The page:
Skip to main content

Where's Lassie?

Dean Traylor is a freelance writer and teacher who writes about various subjects, including education and creative writing.


When danger lurked
That collie was there
To save the day
And make things fair.

Even in my darkest days
Sitting in the ogre's house
I took solace watching Lassie on TV
Save the kids from
Burning buildings
Roaring rapids
And danger everywhere.

Amazing what that dog could do
A protector of children
A doer of good.


And so I hoped
Lassie would
Jump through that screen
Pull me off that couch
Before that lady's hand
Came down upon me.
Or better yet
Arrive in time
To snatch that broken
Tonka toy
That lady, the ogre,
Always gave me
Before the wheels fell off
And she had an excuse
To hit me across
The face.


Every blow
Every slap
I took it better
Than any five-year-old could take
But I always held hope
That dog on TV
Would come to save the day.

But it never happened
That dog never showed
Beaten and bruised
I kept thinking
Where's Lassie
When you need help
The most?
So I curled up
In the deepest corner of my mind
Where it was safe
And where I'd wait
Until something like Lassie
Could pull me
Out of this ogre's house.
And then,
I'd feel safe
For once in my life.

Who was the Ogre?

This particular poem is one in a series that revolved around an abusive babysitter. I've nicknamed her the "ogre". I really have nothing nice to say about her: She was physically abusive and physically ugly.

Also, she was a sadist. My unsuspecting parents had no idea what happened when they dropped my sister and I off at her house. She placed me on a couch in a dark and reeking living room and stuck my sister in a dangerous crib in the kitchen (near household appliances).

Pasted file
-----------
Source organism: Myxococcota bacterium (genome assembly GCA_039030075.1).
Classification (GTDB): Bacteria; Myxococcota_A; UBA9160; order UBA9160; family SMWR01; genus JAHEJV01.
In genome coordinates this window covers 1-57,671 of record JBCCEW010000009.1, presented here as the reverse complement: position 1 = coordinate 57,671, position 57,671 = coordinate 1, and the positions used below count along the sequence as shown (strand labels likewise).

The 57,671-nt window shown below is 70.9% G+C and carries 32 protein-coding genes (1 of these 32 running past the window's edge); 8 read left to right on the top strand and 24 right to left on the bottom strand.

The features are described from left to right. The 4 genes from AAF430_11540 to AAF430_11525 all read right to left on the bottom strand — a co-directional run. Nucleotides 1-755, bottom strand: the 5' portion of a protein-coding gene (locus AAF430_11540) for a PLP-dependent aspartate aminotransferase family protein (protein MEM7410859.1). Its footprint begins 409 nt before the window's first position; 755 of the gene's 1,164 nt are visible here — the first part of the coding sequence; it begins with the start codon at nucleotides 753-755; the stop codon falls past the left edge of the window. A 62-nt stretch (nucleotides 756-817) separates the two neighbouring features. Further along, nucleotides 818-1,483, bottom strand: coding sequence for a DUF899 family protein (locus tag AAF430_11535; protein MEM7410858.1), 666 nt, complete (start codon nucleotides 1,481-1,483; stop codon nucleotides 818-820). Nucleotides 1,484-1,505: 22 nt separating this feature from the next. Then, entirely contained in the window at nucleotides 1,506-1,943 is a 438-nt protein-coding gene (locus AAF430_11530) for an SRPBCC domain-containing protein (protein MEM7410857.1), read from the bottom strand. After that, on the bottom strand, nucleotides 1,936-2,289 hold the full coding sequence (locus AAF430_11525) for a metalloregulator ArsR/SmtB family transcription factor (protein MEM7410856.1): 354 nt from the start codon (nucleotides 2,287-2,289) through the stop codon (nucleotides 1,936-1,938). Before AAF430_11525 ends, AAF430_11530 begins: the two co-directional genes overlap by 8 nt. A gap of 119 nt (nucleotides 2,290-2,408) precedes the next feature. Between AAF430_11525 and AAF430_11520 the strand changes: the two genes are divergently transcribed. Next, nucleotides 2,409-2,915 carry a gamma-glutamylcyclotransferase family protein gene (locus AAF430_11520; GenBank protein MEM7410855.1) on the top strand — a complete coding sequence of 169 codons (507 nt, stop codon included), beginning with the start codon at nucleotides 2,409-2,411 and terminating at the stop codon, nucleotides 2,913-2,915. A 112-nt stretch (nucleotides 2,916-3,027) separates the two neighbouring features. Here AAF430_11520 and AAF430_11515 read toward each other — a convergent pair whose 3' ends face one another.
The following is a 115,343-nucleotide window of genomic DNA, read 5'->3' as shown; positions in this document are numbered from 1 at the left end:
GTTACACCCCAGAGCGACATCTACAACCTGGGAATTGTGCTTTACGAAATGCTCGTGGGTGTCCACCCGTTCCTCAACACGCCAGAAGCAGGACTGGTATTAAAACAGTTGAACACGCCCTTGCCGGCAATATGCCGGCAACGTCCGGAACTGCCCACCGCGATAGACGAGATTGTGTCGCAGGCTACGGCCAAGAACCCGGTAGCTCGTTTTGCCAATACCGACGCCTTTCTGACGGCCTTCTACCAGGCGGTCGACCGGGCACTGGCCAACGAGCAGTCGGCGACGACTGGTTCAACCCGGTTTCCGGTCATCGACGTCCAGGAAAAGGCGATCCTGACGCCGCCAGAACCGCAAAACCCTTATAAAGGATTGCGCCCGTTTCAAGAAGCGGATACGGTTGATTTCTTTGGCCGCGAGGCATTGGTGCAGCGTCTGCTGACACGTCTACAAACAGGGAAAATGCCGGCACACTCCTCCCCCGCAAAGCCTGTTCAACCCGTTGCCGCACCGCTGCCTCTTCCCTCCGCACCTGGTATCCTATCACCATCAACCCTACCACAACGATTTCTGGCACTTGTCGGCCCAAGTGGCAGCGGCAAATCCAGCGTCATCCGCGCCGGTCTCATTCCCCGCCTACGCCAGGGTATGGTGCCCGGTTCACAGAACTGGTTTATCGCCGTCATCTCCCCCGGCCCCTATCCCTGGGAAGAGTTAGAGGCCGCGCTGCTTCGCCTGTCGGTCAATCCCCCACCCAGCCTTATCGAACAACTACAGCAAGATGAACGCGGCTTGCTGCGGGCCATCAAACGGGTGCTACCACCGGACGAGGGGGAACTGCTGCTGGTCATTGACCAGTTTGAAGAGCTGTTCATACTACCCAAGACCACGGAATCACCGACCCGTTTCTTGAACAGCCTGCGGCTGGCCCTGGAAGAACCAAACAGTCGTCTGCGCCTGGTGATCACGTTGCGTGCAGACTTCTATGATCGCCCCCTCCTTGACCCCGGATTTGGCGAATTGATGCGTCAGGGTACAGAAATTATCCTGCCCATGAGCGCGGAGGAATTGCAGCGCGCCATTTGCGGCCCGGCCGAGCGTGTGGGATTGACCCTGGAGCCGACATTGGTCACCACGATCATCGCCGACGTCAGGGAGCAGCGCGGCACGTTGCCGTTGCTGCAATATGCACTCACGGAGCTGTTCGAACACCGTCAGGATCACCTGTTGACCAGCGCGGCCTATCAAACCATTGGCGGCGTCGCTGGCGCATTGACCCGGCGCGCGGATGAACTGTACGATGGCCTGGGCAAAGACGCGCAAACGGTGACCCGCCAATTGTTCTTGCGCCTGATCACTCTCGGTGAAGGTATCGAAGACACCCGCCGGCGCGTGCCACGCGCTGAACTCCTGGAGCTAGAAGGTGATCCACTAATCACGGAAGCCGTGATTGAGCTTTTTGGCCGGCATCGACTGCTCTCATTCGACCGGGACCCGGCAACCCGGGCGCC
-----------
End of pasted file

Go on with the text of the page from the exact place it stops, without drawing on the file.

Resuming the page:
I was not allowed to get off the couch - except for bathroom breaks. With the exception of the black-and-white TV and a few broken toys to play with, there was little for me to do but sit on that couch for seven hours everyday.

To top it off, she was a sadist. If my sister made the slightest sound, she was slapped on the hand or face. If one of the Tonka trucks lost their wheels while I was playing with it (and playing was just turning it around and around on my lap), she slapped me. Often, it was on the hand, but every so often it was to the face or top of the head.

The abuse was not something dramatic, but one wonders if she had the chance she could've taken it further. She had a teenage son, who appeared to be scared of her. What was equally disturbing was that she seemed a little for relieved and elated after her form of discipline.

To this day, I believe that she was a sadist who really enjoyed inflicting pain. Also, I believe that she deliberately gave me toys with loose parts that would fall apart the moment I started playing with them. She'd see a wheel missing or coming off and she would start her brand of entertainment.

What was my escape? The TV was continuously on. And, often, reruns of Lassie played.

Eventually, my parents got wind of what was happening, and we were immediately removed from that environment.

One final note: The ogre's home would eventually be torn down to make way from a strip mall. Many people complain (justifiably so) about eminent domain laws. In this case, the law granted me some revenge.

© 2014 Dean Traylor

Related Articles